It is suggested that our mind thinks 60,000-80,000 thoughts day and that about 80% of those thoughts are negative. There are continual tapes going through our minds—some of those loops can be damaging to us. Those “I’m not good enough; I’ll never have enough; nobody understands me, etc.” Those thoughts are habitual and are the results of our experience and beliefs and they have a significant impact on self-esteem.
According to Wayne Dyer in Excuses Begone: “old habits of thinking stick around, often for an entire lifetime, largely because you create internal reasons to reinforce and maintain them.” Don’t believe everything you think. Your thoughts have created neuropathways–freeways–but those neuropathways can be changed through intention. Be aware of what you are thinking and ask yourself, “Is it true? Where did that belief come from? Do I believe it now?”
Seren Kierkegaard, the famous theologist, stated, “Once you label me, you negate me.” If you want to change a thought or your own label, you can do that by observing what comes to mind and deciding how you want to change it. For instance, I have a problem with people’s names. I commonly use the excuse that, “I am not good with people’s names,” and as a result, I usually don’t actively engage in creating triggers, associations etc. that will help remind me. Triggers such as the person’s name rhyming with something else, associating the person’s name with someone famous …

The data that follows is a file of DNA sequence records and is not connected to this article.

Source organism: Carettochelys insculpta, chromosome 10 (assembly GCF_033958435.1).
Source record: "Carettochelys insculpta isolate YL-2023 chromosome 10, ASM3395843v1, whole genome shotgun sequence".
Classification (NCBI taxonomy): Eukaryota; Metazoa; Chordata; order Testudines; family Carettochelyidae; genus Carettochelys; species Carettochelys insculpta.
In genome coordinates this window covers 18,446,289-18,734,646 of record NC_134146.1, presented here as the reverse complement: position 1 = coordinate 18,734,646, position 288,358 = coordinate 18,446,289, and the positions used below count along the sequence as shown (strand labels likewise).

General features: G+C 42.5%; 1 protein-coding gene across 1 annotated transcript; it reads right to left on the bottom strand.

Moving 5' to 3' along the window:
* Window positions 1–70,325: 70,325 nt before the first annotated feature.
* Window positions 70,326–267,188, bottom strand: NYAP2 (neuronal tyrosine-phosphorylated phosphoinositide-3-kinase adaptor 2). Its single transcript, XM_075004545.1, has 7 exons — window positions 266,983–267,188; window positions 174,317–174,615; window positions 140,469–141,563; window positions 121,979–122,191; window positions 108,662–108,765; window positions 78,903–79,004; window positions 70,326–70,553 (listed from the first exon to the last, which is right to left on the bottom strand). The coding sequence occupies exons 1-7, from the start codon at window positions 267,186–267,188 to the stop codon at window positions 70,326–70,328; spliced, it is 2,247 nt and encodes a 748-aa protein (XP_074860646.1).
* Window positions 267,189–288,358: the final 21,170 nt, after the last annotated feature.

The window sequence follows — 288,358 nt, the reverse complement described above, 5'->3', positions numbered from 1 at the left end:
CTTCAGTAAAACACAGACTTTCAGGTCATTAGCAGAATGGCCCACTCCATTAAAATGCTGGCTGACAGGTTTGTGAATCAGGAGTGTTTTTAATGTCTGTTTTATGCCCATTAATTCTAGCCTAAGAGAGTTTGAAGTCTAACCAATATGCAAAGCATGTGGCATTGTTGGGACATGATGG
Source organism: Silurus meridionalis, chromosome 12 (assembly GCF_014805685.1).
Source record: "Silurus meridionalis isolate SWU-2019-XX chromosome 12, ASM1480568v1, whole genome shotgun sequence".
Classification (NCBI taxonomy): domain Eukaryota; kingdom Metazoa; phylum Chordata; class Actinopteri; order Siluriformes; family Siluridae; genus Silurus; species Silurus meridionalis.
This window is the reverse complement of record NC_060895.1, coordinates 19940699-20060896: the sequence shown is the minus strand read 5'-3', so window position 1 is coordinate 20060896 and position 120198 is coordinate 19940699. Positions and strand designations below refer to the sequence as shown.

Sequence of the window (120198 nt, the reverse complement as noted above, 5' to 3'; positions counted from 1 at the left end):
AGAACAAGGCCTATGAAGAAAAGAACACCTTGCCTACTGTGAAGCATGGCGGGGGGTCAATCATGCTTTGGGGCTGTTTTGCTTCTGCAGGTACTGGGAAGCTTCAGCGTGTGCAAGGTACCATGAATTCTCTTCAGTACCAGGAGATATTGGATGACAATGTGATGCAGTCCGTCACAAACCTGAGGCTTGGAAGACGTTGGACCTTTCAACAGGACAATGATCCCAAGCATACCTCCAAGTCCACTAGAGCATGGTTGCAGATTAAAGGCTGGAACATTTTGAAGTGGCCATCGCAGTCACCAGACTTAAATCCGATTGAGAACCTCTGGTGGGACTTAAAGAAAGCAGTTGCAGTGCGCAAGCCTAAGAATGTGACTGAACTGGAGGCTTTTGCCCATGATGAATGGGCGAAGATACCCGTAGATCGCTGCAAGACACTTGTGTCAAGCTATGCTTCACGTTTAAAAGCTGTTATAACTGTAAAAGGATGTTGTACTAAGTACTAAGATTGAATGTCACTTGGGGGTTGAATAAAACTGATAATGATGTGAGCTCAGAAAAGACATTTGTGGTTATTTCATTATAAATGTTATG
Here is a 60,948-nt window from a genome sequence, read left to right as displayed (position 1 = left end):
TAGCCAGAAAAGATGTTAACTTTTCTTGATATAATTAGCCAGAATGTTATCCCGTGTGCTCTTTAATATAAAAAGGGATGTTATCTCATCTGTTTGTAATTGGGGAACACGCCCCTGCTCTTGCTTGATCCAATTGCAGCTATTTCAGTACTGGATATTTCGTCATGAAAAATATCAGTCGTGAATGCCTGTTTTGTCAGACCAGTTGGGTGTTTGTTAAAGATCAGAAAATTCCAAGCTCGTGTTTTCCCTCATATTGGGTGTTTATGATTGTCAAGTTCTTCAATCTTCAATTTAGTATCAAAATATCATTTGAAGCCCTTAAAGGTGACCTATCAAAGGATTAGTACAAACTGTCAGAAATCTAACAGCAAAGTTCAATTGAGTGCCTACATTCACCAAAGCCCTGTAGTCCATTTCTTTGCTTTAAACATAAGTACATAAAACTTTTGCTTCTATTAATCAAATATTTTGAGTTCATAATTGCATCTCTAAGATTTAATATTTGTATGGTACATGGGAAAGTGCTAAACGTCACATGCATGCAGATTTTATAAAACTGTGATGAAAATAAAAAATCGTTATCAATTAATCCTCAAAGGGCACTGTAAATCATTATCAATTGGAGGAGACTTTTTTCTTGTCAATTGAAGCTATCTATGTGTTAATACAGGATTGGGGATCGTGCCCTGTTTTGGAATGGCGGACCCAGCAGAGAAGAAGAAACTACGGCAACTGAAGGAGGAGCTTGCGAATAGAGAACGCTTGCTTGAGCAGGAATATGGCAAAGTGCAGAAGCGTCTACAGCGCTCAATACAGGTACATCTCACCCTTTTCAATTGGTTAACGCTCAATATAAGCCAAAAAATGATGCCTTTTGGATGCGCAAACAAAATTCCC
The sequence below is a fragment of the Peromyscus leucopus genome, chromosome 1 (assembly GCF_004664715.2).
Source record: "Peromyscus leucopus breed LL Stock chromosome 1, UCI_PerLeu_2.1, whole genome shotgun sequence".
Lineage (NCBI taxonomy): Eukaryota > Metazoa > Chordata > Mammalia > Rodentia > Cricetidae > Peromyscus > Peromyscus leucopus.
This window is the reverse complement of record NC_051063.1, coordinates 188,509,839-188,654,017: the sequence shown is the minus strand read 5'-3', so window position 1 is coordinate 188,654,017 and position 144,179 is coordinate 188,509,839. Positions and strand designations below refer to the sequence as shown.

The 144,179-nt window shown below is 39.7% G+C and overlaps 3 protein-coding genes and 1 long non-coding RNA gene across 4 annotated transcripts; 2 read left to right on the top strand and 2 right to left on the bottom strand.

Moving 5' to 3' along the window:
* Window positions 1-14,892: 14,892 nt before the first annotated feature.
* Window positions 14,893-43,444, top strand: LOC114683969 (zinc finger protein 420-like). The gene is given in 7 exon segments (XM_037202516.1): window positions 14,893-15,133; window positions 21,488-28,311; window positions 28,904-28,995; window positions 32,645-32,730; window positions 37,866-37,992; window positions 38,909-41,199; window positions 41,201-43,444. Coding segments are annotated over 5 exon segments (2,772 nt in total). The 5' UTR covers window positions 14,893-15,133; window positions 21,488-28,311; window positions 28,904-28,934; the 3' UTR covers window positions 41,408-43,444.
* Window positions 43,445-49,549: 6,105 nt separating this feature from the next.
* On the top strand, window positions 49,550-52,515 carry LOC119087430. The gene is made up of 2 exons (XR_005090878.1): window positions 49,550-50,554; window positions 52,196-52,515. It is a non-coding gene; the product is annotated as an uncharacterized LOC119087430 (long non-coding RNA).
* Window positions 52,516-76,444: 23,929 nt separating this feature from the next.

Even though it seems like our minds are on automatic pilot, we can change that. Decide that you want to act on thoughts more intentionally and be discerning about the ones you believe. Pay special attention to those thoughts that are repetitive. Evaluate them by asking, “is it true? Where did that belief come from? and Do I believe it now?” Write those repetitive thoughts down. Make it your intention to create a new belief about yourself and surround yourself with resources and people that reinforce that belief. Once you get into the habit of doing this, your thoughts…and your life…will be on a new path.